Anonymous User wrote:
Anonymous User wrote:I'm helping with the process of making comments on a draft term sheet. Nobody asked for my comments or anything (obviously), but I'm noticing a good number of objectively wrong spelling, grammar and phrasing issues. Should I make note of the issues and point them out when I turn in my actual assignment, or is this a shut up and just do exactly what you were asked to do kind of situation?
DO NOT UNDER ANY CIRCUMSTANCES SEND AN EMAIL 'FIXING THE MISTAKES' THAT IS SENT TO ANYONE OTHER THAN THE MOST JUNIOR ASSOCIATE. That is a MAJOR, cardinal, dingable sin. NEVER MAKE ANYONE LOOK BAD IN FRONT OF OTHERS.
The appropriate play here is to, (a) DO NOT FIX PHRASING OR GRAMMAR ISSUES UNLESS SO OBVIOUSLY WRONG THAT YOU LOOK LIKE A MORON FOR MISSING (B) to the extent there are typos or other issues that are so manifestly obvious that you will embarrass yourself if not raised, ideally, make a HAND MARKUP and go to the most junior associate IN PERSON, all apologetic, and say something like "hey, I thought I might have noticed some glitches when i was reviewing, I'm sure I'm either mistaken or these were already caught" and give to that junior so that they can either (a) make the determination on whether to pass the comments up or (b) if it they were the junior's mistake, fix without the senior folks knowing. DO NOT GIVE THEM ANYTHING THAT CAN BE FORWARDED BY EMAIL IN CASE THEY GET PISSED AND WANT TO MAKE YOU LOOK BAD BY FORWARDING TO THE MORE SENIOR ASSOCIATE ALL LIKE 'LOL LOOK AT THIS JERK SUMMER'.
The easiest way to a rapturous review is to save an associates ass without embarassing them. BUT I AM ALL CAPSING TO PREVENT YOU FROM UNWITTINGLY MAKING A BIG MISTAKE. The easiest way to a ding is to try to show an associate up. At my 100% offer firm, it is one of the 2 mistakes I've seen a summer make that doesn't involve pants-removal that seriously imperiled an offer.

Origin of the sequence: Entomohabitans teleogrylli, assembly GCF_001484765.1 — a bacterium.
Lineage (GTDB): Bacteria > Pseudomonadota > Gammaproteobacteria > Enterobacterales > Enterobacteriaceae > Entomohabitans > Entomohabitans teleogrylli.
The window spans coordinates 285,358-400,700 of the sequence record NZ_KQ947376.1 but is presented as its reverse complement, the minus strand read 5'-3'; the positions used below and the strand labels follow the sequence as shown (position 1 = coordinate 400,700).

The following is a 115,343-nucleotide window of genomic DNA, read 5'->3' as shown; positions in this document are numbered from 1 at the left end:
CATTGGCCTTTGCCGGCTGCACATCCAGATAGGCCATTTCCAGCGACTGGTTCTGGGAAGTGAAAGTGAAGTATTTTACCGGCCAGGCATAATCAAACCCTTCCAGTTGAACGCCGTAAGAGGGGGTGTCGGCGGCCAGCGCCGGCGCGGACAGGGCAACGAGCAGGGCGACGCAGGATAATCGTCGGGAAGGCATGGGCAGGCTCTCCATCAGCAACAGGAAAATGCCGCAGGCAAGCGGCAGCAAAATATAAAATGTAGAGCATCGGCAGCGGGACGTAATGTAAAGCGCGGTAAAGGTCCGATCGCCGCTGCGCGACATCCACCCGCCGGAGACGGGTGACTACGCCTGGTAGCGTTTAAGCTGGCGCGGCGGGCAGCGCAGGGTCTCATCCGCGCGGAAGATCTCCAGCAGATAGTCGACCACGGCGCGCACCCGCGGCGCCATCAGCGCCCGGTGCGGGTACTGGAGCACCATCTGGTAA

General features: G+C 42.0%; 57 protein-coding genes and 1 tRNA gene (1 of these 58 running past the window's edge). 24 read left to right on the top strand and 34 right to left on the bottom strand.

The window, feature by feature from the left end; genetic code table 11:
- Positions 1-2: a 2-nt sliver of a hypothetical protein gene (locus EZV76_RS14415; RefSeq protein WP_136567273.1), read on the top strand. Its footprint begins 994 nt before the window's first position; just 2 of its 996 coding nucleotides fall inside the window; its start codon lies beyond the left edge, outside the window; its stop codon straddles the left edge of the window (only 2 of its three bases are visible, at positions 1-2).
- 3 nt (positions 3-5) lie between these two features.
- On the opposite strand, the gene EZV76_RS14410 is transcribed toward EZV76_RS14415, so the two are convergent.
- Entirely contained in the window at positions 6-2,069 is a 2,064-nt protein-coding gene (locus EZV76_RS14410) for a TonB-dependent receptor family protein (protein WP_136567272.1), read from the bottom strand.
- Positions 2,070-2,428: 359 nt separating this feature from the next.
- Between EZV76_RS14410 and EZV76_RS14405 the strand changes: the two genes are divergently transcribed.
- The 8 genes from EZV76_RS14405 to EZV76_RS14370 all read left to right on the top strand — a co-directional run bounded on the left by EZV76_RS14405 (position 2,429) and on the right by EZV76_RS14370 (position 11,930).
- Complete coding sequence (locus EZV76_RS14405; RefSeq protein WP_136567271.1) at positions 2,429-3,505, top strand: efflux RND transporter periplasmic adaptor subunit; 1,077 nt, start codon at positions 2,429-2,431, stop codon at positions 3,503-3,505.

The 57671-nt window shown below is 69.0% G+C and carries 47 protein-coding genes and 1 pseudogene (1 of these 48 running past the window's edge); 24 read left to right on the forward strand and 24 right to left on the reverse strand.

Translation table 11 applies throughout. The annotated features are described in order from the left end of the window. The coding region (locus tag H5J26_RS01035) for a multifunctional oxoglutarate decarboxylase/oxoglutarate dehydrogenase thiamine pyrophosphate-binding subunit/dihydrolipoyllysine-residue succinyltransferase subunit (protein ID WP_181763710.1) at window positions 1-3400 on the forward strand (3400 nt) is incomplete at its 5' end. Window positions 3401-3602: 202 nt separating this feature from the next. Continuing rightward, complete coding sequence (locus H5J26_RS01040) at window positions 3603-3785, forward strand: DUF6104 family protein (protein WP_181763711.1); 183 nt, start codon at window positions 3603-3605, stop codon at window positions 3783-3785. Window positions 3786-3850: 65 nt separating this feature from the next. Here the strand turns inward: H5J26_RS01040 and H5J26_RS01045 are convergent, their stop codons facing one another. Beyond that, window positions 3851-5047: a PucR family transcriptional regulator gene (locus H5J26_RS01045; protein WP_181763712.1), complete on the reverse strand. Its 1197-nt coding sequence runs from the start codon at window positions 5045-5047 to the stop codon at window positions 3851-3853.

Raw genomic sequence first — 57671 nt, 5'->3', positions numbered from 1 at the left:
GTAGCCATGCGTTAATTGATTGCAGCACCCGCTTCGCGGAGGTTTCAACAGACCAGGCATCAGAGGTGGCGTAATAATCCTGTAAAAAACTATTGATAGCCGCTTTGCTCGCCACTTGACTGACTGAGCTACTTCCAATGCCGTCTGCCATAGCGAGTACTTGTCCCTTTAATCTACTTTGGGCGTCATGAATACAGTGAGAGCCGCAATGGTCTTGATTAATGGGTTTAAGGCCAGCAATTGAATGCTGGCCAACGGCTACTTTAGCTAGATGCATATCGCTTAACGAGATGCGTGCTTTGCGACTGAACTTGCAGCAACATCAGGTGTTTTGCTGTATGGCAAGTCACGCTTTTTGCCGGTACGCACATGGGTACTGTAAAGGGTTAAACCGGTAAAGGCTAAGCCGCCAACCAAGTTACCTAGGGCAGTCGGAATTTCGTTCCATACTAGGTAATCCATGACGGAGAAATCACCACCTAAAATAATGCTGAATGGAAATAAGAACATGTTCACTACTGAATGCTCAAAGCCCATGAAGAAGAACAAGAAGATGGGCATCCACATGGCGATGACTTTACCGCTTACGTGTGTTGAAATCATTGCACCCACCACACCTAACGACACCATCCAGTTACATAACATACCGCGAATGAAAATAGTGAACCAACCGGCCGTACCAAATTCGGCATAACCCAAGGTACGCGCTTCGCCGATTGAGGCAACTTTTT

I mean, I'm an SA too, so take this for what it's worth, but it seems like a lot of the above might be kind of overkill (bearing in mind that there could obviously be very real differences between firms on how this kind of thing is perceived). I think the real takeaway is the "never make anyone look bad in front of others" part. If you approach it with that in mind, I think you should be fine. I mean, last summer the most senior corporate partner gave me an assignment like this, and I fixed a couple obviously wrong things, and was praised for my attention to detail for catching them. Shit happens; things get misspelled, sentences are "fixed" in a way that leave subject/verb dissonance and whatnot, etc. As long as you're obviously just trying to help and not show anyone up (and make sure you don't come off that way), you're fine in most places, I'd think. I mean, a little hedging ("hey, I was wondering about this...") goes a long way, but I don't think you have to completely walk on eggshells about it.